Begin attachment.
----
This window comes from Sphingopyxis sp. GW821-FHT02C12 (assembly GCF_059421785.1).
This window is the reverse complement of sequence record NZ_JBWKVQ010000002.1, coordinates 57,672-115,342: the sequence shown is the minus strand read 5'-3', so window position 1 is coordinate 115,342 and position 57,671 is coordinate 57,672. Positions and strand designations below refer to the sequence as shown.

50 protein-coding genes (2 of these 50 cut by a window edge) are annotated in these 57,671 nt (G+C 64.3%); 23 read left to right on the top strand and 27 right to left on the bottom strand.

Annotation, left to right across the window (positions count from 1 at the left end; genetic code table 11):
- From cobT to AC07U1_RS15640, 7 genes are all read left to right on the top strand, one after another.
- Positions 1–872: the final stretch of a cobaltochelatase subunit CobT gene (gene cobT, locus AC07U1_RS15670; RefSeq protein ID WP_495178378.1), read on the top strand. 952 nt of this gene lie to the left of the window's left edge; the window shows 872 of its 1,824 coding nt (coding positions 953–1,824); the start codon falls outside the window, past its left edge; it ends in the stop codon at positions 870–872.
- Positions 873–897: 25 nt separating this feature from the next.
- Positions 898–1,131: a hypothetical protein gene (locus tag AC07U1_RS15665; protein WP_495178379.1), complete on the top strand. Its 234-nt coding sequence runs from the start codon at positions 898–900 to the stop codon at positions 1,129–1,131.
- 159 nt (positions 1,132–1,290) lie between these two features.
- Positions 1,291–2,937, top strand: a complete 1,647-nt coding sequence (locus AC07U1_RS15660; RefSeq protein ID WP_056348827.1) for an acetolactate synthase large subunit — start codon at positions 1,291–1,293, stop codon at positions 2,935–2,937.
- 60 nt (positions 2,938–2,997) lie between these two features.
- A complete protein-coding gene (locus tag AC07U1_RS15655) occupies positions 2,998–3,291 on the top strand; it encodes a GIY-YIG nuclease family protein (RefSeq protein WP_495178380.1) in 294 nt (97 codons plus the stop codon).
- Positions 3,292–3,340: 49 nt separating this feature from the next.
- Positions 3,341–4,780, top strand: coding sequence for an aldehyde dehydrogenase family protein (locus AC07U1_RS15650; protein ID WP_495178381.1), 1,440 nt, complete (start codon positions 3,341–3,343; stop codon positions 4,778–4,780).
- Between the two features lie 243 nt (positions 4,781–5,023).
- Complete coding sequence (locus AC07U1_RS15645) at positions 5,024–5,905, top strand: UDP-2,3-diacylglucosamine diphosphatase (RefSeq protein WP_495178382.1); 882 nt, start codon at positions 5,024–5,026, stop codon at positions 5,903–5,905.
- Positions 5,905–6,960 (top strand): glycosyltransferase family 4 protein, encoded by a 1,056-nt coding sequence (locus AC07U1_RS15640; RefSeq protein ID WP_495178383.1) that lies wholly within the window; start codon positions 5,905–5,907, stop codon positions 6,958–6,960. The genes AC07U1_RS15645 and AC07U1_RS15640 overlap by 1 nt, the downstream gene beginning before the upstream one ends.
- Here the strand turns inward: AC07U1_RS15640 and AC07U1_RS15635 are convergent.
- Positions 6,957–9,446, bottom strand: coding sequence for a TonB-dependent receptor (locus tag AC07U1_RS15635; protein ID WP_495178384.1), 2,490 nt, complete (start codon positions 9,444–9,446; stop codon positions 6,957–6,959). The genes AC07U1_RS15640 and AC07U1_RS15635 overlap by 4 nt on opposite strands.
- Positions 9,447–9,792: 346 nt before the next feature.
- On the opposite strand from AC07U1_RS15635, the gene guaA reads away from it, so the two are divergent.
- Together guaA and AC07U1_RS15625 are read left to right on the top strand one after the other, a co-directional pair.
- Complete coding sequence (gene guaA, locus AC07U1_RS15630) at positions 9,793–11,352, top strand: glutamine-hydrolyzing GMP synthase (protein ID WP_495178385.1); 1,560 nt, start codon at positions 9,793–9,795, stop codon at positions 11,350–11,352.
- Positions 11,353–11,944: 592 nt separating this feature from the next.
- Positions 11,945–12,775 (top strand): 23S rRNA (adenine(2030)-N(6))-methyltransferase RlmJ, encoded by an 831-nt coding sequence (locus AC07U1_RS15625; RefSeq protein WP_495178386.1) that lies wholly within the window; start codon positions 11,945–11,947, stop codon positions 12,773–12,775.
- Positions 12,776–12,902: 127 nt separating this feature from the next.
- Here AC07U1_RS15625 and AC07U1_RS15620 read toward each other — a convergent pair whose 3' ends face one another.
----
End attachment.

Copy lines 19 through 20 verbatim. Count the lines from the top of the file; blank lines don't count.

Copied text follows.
- Positions 6,957–9,446, bottom strand: coding sequence for a TonB-dependent receptor (locus tag AC07U1_RS15635; protein ID WP_495178384.1), 2,490 nt, complete (start codon positions 9,444–9,446; stop codon positions 6,957–6,959). The genes AC07U1_RS15640 and AC07U1_RS15635 overlap by 4 nt on opposite strands.
- Positions 9,447–9,792: 346 nt before the next feature.